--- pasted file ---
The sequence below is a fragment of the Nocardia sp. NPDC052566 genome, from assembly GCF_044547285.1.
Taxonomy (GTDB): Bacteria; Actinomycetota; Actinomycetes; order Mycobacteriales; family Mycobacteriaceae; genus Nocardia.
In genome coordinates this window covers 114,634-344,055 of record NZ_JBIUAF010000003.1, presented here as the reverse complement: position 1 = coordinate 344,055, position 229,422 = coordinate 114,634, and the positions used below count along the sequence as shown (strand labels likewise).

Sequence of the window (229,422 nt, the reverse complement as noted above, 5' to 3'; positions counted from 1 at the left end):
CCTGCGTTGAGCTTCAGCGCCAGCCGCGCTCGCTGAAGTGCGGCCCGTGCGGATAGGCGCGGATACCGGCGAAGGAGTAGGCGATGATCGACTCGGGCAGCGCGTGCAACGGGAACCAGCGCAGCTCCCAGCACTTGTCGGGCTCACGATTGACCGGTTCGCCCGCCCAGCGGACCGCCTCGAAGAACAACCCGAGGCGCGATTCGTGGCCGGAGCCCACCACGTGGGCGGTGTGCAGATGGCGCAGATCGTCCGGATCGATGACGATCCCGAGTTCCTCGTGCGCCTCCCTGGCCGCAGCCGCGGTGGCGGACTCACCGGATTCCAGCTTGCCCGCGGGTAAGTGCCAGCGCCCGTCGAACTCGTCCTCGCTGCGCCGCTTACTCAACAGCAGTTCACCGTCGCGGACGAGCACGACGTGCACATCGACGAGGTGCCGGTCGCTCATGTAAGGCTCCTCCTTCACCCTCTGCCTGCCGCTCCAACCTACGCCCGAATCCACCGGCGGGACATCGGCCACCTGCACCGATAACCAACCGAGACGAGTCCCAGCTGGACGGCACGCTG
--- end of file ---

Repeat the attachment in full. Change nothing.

The sequence below is a fragment of the Nocardia sp. NPDC052566 genome, from assembly GCF_044547285.1.
Taxonomy (GTDB): Bacteria; Actinomycetota; Actinomycetes; order Mycobacteriales; family Mycobacteriaceae; genus Nocardia.
In genome coordinates this window covers 114,634-344,055 of record NZ_JBIUAF010000003.1, presented here as the reverse complement: position 1 = coordinate 344,055, position 229,422 = coordinate 114,634, and the positions used below count along the sequence as shown (strand labels likewise).

Sequence of the window (229,422 nt, the reverse complement as noted above, 5' to 3'; positions counted from 1 at the left end):
CCTGCGTTGAGCTTCAGCGCCAGCCGCGCTCGCTGAAGTGCGGCCCGTGCGGATAGGCGCGGATACCGGCGAAGGAGTAGGCGATGATCGACTCGGGCAGCGCGTGCAACGGGAACCAGCGCAGCTCCCAGCACTTGTCGGGCTCACGATTGACCGGTTCGCCCGCCCAGCGGACCGCCTCGAAGAACAACCCGAGGCGCGATTCGTGGCCGGAGCCCACCACGTGGGCGGTGTGCAGATGGCGCAGATCGTCCGGATCGATGACGATCCCGAGTTCCTCGTGCGCCTCCCTGGCCGCAGCCGCGGTGGCGGACTCACCGGATTCCAGCTTGCCCGCGGGTAAGTGCCAGCGCCCGTCGAACTCGTCCTCGCTGCGCCGCTTACTCAACAGCAGTTCACCGTCGCGGACGAGCACGACGTGCACATCGACGAGGTGCCGGTCGCTCATGTAAGGCTCCTCCTTCACCCTCTGCCTGCCGCTCCAACCTACGCCCGAATCCACCGGCGGGACATCGGCCACCTGCACCGATAACCAACCGAGACGAGTCCCAGCTGGACGGCACGCTG